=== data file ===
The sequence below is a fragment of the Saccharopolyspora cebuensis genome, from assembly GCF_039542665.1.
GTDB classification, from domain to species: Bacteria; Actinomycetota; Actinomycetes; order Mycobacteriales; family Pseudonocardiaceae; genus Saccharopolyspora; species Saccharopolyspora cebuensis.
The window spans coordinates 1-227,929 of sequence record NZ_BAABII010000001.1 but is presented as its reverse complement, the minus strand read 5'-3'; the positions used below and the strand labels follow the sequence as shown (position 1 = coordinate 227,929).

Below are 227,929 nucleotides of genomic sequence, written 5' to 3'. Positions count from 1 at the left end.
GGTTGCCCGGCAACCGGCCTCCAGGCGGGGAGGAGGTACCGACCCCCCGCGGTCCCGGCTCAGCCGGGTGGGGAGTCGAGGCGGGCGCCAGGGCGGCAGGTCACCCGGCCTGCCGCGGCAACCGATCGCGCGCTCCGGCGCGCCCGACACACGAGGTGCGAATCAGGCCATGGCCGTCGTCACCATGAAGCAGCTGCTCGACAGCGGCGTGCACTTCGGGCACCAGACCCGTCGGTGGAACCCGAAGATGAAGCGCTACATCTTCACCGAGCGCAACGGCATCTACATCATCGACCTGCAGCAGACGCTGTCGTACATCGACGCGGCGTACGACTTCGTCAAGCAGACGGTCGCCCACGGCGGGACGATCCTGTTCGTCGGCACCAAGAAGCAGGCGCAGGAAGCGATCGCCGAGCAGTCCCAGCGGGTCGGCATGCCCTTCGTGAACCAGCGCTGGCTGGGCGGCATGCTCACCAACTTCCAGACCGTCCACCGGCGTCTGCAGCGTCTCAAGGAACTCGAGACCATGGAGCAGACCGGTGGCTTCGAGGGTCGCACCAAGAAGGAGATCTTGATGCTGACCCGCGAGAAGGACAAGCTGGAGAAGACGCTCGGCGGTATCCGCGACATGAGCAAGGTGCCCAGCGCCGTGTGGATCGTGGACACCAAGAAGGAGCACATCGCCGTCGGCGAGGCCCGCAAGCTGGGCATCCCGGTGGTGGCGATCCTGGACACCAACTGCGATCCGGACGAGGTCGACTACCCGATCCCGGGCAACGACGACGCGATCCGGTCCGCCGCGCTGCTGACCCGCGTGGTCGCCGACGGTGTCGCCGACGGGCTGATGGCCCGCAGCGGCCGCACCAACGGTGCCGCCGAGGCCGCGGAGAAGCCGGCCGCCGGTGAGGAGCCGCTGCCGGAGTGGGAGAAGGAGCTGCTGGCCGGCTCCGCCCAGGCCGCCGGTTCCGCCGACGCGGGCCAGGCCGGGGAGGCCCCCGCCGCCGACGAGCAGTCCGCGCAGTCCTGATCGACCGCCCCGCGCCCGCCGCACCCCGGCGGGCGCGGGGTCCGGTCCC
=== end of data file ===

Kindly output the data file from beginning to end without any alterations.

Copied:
The sequence below is a fragment of the Saccharopolyspora cebuensis genome, from assembly GCF_039542665.1.
GTDB classification, from domain to species: Bacteria; Actinomycetota; Actinomycetes; order Mycobacteriales; family Pseudonocardiaceae; genus Saccharopolyspora; species Saccharopolyspora cebuensis.
The window spans coordinates 1-227,929 of sequence record NZ_BAABII010000001.1 but is presented as its reverse complement, the minus strand read 5'-3'; the positions used below and the strand labels follow the sequence as shown (position 1 = coordinate 227,929).

Below are 227,929 nucleotides of genomic sequence, written 5' to 3'. Positions count from 1 at the left end.
GGTTGCCCGGCAACCGGCCTCCAGGCGGGGAGGAGGTACCGACCCCCCGCGGTCCCGGCTCAGCCGGGTGGGGAGTCGAGGCGGGCGCCAGGGCGGCAGGTCACCCGGCCTGCCGCGGCAACCGATCGCGCGCTCCGGCGCGCCCGACACACGAGGTGCGAATCAGGCCATGGCCGTCGTCACCATGAAGCAGCTGCTCGACAGCGGCGTGCACTTCGGGCACCAGACCCGTCGGTGGAACCCGAAGATGAAGCGCTACATCTTCACCGAGCGCAACGGCATCTACATCATCGACCTGCAGCAGACGCTGTCGTACATCGACGCGGCGTACGACTTCGTCAAGCAGACGGTCGCCCACGGCGGGACGATCCTGTTCGTCGGCACCAAGAAGCAGGCGCAGGAAGCGATCGCCGAGCAGTCCCAGCGGGTCGGCATGCCCTTCGTGAACCAGCGCTGGCTGGGCGGCATGCTCACCAACTTCCAGACCGTCCACCGGCGTCTGCAGCGTCTCAAGGAACTCGAGACCATGGAGCAGACCGGTGGCTTCGAGGGTCGCACCAAGAAGGAGATCTTGATGCTGACCCGCGAGAAGGACAAGCTGGAGAAGACGCTCGGCGGTATCCGCGACATGAGCAAGGTGCCCAGCGCCGTGTGGATCGTGGACACCAAGAAGGAGCACATCGCCGTCGGCGAGGCCCGCAAGCTGGGCATCCCGGTGGTGGCGATCCTGGACACCAACTGCGATCCGGACGAGGTCGACTACCCGATCCCGGGCAACGACGACGCGATCCGGTCCGCCGCGCTGCTGACCCGCGTGGTCGCCGACGGTGTCGCCGACGGGCTGATGGCCCGCAGCGGCCGCACCAACGGTGCCGCCGAGGCCGCGGAGAAGCCGGCCGCCGGTGAGGAGCCGCTGCCGGAGTGGGAGAAGGAGCTGCTGGCCGGCTCCGCCCAGGCCGCCGGTTCCGCCGACGCGGGCCAGGCCGGGGAGGCCCCCGCCGCCGACGAGCAGTCCGCGCAGTCCTGATCGACCGCCCCGCGCCCGCCGCACCCCGGCGGGCGCGGGGTCCGGTCCC